POST Entry-Level Dispatcher Selection Test Battery
[This guide for the California entry-level dispatcher test was written by the California Highway Patrol and posted on their Web site to assist candidates in preparing for the test. We have added some comments in brackets.]
What the Tests Measure: The POST Entry-Level Dispatcher Selection Test Battery was designed to measure your aptitude for performing public safety dispatcher work. The tests measure general abilities that are normally developed over an extended period of time. They are not designed to measure job-specific knowledge or skills that are taught in training. The abilities measured by the tests are summarized below.
Basis for the Tests: The abilities measured by the tests were identified in a statewide job analysis as being both essential for successful performance of dispatcher duties throughout California and necessary for entry-level candidates to possess before hire. The tests were constructed through an extensive process that included: review by job experts, experimental testing of over 1,000 job applicants and incumbent dispatchers, and validation research which has established that scores on the Battery are predictive of both training proficiency and job success.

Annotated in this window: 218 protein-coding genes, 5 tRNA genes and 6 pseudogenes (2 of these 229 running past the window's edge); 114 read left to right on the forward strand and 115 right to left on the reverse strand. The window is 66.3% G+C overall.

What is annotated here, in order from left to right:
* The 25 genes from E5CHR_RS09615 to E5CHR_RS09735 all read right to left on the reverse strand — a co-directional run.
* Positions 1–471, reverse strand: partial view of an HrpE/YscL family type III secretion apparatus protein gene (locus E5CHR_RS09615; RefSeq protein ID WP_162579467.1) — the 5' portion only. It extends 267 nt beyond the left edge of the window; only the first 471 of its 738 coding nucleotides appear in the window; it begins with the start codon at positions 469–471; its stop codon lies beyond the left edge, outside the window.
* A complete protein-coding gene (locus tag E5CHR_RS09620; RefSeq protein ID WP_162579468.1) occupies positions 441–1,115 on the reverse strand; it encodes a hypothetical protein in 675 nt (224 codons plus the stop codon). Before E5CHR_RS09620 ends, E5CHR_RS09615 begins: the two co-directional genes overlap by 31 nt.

Test Formats: The Battery is comprised of 11 brief tests. Each test is administered with its own set of instructions and is timed separately. The tests range from about 5 minutes to 15 minutes each. The entire Battery takes about 2-1/2 to 3 hours, including a short break.
Six of the tests use a traditional paper-and-pencil, multiple-choice format. The remaining five tests require that you listen to information and then answer multiple-choice questions contained in a test booklet. Some of the tests require that you take notes while information is being presented. However, your notes will not be scored. Only your final answers marked on your answer sheet will be scored, so you may abbreviate your notes in any manner. Some of the tests are given with very short time limits, where speed of response is important. You should not be alarmed or discouraged if you are sometimes unable to keep up with the rapid pace of the speeded tests --they are designed to test your limits by working up to a pace where no one can keep up.
Descriptions of the test formats and sample test questions are included in this Guide. Please note that the examples are simplified versions of the actual test and are shown for illustrative purposes only.